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Chairman Smith Seeks Solutions for Rural America’s Health Care Crisis During Community Roundtables in Missouri

September 16, 2023

SOUTHEAST MISSOURI – On a tour of health care facilities throughout southeast Missouri, doctors, hospitals, health care workers, and local leaders met with Ways and Means Committee Chairman Jason Smith (MO-08) to examine the harsh realities of access to quality health care in rural America. Folks shared stories of the challenges they face providing and getting care, including the impact of hospital closures, staff shortages, soaring costs, and one-size-fits-all regulations that make it harder for providers to care for patients. The tour comes on the heels of the Ways and Means Committee issuing a public request for information on ideas to solve rural America’s health care crisis.

Chairman Smith released the following statement following the meetings:

“It’s clear the status quo for rural Americans doesn’t work. People told me about the problems they face, like long drives to faraway hospitals, providers losing staff to city hospitals, Medicare reimbursements that disadvantage rural providers, and Washington regulations that threaten to shut down rural health facilities. As the Chairman of the Ways and Means Committee, I have asked for a broad range of stakeholders to submit their ideas for how to solve the health care challenges that rural and underserved areas face. Washington needs to hear the voices of Americans who are on the frontlines of the rural health crisis. We must find solutions to put an end to the rural health crisis and improve the quality of life in communities all across the nation.”

Growing the Rural Health Workforce

In Crystal City, Chairman Smith sat down with doctors to listen to the challenges they face, such as the shortage of providers in rural areas. A former primary care physician told Chairman Smith that a major factor discouraging physicians from practicing in rural areas is the lack of a work-life balance, whether it’s spending time dealing with burdensome paperwork instead of treating patients or working very long hours:

Primary Care Doctor: “[Primary care physicians] are going to deal with more prior authorizations… If you’re a family medicine physician, particularly, you are more likely to work with underserved populations, whether that’s the urban underserved, or the rural underserved. So you are doing that work that requires a lot more outreach and time. … And it is exhausting work. I can tell you that first hand. It is absolutely exhausting work.”

Improving Coordinated Care for Patients

During his listening session at the Ste. Genevieve Co. Ambulance District, which provides emergency ambulance services and routine transfers for 18,000 rural Missourians, health care workers shared new ideas for improving rural health care, including by promoting coordinated care among providers to not only improve patient health care outcomes, but also save them time and money:

Paramedic: “That’s why we were looking at the community paramedics to partner with the hospitals and work with the health departments to provide that care to prevent [patients] from needing the emergency services that trickle down into those health care providers and patients.”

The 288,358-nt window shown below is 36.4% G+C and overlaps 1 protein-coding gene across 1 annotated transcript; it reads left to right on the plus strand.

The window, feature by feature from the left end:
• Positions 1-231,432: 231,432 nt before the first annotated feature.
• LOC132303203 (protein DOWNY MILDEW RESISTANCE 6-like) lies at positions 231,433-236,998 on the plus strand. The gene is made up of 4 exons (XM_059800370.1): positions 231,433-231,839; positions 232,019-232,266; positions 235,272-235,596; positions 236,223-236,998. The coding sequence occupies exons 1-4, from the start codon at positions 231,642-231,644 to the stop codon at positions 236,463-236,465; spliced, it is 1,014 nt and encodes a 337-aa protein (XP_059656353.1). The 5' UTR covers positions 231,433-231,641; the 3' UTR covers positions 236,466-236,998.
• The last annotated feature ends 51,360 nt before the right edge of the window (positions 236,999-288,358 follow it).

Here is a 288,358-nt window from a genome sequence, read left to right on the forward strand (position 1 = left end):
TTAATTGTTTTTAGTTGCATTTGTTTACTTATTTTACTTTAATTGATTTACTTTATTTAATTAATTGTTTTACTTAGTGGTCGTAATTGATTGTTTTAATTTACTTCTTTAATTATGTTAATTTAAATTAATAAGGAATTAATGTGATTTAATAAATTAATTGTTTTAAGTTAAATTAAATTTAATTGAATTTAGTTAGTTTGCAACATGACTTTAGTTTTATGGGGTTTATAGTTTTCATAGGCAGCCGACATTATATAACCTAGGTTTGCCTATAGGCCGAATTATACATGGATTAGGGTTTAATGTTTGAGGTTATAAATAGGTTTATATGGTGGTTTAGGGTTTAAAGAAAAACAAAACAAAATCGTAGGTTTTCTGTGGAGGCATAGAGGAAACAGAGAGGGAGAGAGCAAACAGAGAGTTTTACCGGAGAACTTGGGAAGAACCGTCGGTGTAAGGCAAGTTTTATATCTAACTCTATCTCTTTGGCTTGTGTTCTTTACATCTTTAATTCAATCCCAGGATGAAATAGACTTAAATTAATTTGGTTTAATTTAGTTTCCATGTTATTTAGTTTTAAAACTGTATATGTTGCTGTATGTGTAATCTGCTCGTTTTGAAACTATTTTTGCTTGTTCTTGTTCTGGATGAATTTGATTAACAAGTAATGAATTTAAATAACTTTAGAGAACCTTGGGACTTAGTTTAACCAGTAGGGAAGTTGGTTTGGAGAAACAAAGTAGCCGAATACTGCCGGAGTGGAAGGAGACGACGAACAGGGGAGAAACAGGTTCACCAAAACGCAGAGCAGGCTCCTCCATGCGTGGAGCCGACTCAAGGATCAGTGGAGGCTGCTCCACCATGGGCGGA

Pharmacist: Everyone here I think agrees that coordination of care is important, right? There’s no incentive on any plan out there to help coordination of care. Everyone sits in their own little bucket… it’s just it’s too disjointed and no one is incentivized to work together.”

 Protecting Rural Hospitals

In Fredericktown, Chairman Smith’s listening session focused on finding solutions to help protect rural hospitals. Local hospital staff told Chairman Smith that a new Rural Emergency Hospital (REH) designation for a St. Francois County hospital allows them to retain 24-hour emergency care services and provide much-needed primary care to rural patients:

Hospital Administrator:It will be very beneficial in terms of our ability to expand access to emergency care and primary care. … For us, it is wonderful, and we very much appreciate that both the federal government and state of Missouri making that available that to us…Our ability to maintain that emergency service in that location is going to be tremendous…we’re going to be able to expand the number of providers in that clinic…

Supporting Rural Nursing Homes

Talking with nursing home administrators in Sikeston, one topic dominated the conversation: the harmful impact the Biden Administration’s newly proposed staffing regulations will have on rural facilities. According to the Biden Administration’s own estimates, the impact of their proposal would cost nursing homes more than $40 billion over a decade, disproportionately hurting rural facilities that are already struggling to hire and retain qualified employees:

Nursing Home Administrator:The proposed staffing guidelines…if you can kill that completely dead, that’s the best thing you could do for rural health care and health care in general. Staffing mandates don’t work. If we paid a hundred dollars an hour, we couldn’t find people to pay it to. Staffing guidelines are not going to improve quality. All they’re going to do is create another platform for an inefficient use of federal money.

READ: Biden Administration Mandates Threaten Already Troubled Health Care Access in Rural America